He started by explaining why Donald Trump had become so popular in the presidential polls. It boils down to a frustrated American public, angered by how little reform has been passed to stimulate growth. Two key issues Icahn argues must be addressed are the carried-interest tax loophole for investors and the exorbitant repatriation tax that discourages multinational companies from bringing their profits back to the US.

For the financial markets and the economy, Icahn says the core problem is the Federal Reserve and its ultra-easy, zero-interest-rate policy. While Icahn credits the Fed with getting us out of the most recent crisis by using these policy tools, he also argues that it was the Fed that got us into that crisis to begin with.

Icahn observed that while low rates are intended to boost business investment, in reality they have actually led corporate managers to employ financial engineering and accounting shenanigans to boost earnings per share.

Icahn offers a very straightforward and chilling summary of what he believes to be an unsustainable and fragile set of circumstances that are propping up the stock market. And in the end we’re left wondering whether we could repeat what we saw during the financial crisis. Or worse.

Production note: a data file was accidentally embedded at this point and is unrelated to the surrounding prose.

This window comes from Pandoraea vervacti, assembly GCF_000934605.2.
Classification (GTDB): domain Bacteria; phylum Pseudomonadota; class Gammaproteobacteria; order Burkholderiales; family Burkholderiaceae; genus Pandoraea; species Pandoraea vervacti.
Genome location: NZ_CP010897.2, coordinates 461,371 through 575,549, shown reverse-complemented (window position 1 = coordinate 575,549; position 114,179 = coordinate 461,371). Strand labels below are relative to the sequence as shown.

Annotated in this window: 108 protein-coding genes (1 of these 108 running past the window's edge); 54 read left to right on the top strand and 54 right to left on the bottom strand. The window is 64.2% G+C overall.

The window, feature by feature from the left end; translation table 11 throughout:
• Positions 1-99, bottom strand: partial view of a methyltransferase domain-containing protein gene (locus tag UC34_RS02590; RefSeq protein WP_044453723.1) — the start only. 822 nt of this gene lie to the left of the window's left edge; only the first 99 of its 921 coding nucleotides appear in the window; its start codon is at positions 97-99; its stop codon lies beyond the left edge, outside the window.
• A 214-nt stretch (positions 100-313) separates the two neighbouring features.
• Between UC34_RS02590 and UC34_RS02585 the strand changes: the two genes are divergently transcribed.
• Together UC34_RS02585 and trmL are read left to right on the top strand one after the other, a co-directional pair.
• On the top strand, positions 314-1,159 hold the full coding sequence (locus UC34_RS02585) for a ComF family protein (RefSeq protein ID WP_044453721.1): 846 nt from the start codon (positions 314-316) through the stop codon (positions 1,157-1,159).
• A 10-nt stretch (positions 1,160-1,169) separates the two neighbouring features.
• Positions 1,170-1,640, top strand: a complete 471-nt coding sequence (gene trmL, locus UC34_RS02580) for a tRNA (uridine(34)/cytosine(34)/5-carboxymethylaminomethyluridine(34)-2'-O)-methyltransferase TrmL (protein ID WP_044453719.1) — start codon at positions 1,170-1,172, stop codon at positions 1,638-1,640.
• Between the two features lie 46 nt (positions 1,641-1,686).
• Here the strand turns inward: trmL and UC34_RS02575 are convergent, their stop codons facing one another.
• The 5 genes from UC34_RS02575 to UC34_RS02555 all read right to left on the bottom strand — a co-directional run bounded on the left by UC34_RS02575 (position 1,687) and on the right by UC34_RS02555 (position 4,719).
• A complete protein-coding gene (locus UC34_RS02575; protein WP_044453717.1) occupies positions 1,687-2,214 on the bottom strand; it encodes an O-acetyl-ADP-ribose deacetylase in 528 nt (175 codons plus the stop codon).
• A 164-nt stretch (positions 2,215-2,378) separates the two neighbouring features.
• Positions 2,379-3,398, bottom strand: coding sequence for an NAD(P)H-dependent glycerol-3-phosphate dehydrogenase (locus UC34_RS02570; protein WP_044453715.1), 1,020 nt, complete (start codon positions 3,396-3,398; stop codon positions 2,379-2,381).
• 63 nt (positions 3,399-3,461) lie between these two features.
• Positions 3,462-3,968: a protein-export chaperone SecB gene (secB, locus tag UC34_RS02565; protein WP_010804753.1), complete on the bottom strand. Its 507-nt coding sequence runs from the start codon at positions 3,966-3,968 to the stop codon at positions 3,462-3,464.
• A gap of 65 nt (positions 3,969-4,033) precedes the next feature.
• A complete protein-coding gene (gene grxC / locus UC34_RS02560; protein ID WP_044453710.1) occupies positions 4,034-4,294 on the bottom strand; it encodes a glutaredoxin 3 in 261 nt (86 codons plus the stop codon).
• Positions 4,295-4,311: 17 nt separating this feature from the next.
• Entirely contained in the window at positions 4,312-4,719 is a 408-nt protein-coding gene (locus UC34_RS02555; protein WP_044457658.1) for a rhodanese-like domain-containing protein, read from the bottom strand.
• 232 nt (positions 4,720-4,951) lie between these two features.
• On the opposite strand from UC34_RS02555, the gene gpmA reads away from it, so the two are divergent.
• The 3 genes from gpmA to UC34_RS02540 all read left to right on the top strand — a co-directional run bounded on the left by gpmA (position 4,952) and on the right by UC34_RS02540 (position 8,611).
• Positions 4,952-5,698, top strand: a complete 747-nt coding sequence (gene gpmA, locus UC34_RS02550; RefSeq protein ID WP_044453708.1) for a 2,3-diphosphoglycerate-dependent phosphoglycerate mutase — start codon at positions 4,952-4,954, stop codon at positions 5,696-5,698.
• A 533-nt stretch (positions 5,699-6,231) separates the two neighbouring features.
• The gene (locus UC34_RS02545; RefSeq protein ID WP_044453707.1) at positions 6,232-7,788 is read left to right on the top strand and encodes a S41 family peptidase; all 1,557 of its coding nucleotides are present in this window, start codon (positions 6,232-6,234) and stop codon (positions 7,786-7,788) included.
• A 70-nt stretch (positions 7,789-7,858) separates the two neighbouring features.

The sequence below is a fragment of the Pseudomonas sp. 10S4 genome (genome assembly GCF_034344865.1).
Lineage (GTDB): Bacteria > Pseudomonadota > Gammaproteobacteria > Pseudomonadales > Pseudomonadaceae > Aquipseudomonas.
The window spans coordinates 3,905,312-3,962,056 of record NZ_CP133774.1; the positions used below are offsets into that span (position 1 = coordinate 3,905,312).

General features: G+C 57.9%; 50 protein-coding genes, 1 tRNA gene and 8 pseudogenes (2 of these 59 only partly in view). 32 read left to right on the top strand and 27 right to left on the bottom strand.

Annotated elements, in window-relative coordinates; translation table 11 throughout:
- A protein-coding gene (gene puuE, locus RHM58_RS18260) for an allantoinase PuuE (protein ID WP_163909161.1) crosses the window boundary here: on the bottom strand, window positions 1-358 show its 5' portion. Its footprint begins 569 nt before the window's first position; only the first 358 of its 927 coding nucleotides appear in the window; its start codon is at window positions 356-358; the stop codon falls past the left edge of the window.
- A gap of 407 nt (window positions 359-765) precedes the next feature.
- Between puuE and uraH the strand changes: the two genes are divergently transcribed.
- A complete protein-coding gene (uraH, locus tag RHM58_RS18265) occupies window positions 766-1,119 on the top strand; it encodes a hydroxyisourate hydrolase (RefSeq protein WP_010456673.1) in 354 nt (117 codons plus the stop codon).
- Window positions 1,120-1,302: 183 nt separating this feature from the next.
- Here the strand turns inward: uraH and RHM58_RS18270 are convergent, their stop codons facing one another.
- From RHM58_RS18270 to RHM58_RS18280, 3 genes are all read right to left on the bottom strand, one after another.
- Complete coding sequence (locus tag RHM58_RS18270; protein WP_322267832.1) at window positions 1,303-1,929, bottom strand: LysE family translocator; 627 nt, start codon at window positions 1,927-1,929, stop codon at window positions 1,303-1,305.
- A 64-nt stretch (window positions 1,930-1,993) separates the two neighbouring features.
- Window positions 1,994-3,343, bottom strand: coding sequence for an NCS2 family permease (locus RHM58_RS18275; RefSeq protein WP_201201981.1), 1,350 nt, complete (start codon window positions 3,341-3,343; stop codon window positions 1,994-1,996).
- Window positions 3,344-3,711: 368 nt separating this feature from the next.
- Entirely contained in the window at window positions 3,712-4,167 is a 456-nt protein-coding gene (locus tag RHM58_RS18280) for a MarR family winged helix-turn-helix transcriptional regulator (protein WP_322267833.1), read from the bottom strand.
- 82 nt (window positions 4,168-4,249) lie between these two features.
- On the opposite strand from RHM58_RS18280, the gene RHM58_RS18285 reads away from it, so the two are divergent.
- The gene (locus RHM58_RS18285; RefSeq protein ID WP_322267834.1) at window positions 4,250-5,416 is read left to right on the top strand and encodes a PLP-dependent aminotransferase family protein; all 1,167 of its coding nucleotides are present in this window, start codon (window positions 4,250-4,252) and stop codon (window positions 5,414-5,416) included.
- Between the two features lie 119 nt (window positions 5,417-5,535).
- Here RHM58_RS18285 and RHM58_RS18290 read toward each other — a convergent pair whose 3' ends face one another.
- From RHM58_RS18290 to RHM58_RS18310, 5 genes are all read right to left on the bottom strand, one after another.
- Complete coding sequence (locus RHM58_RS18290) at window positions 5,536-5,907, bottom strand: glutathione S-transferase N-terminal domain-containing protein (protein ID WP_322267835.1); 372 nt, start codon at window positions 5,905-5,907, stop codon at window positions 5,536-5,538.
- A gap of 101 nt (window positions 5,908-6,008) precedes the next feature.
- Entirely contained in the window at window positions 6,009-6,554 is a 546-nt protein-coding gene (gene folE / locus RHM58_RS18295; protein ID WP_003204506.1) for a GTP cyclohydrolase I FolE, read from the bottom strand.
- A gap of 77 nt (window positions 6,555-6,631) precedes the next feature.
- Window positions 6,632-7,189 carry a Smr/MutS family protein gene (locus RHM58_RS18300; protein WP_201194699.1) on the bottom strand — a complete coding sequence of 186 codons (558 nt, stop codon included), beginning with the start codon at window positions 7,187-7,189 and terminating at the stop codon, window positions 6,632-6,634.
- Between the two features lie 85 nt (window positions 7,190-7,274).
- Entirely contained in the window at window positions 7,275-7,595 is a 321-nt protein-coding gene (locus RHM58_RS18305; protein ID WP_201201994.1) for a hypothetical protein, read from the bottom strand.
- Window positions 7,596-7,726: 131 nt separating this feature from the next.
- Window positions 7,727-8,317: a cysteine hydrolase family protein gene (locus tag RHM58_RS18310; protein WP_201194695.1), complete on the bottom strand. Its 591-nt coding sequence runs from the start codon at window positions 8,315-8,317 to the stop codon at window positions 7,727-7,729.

Below is a summary of Icahn’s warning about the stock market.

The irony of low interest rates is that they helped create the earnings mirage.

The irony of low interest rates is that they helped create the earnings mirage.

Carl Icahn

“What they’re doing with the money is almost perverse,” Icahn said.

Rather than using cheap financing to invest in business and equipment, Icahn observed, companies are engaging in financial engineering to boost earnings and ultimately their stock prices.

The earnings we hear about are very suspect because they exclude a lot of things.

The earnings we hear about are very suspect because they exclude a lot of things.

Carl Icahn

Instead of investing for growth, companies will just use money to buy other companies to create the perception of growing earnings.

Instead of investing for growth, companies will just use money to buy other companies to create the perception of growing earnings.

Carl Icahn

Icahn says it’s like taking steroids. Everyone’s happy to see an athlete jump high. But that type of earnings growth is not sustainable.

Icahn says it's like taking steroids. Everyone's happy to see an athlete jump high. But that type of earnings growth is not sustainable.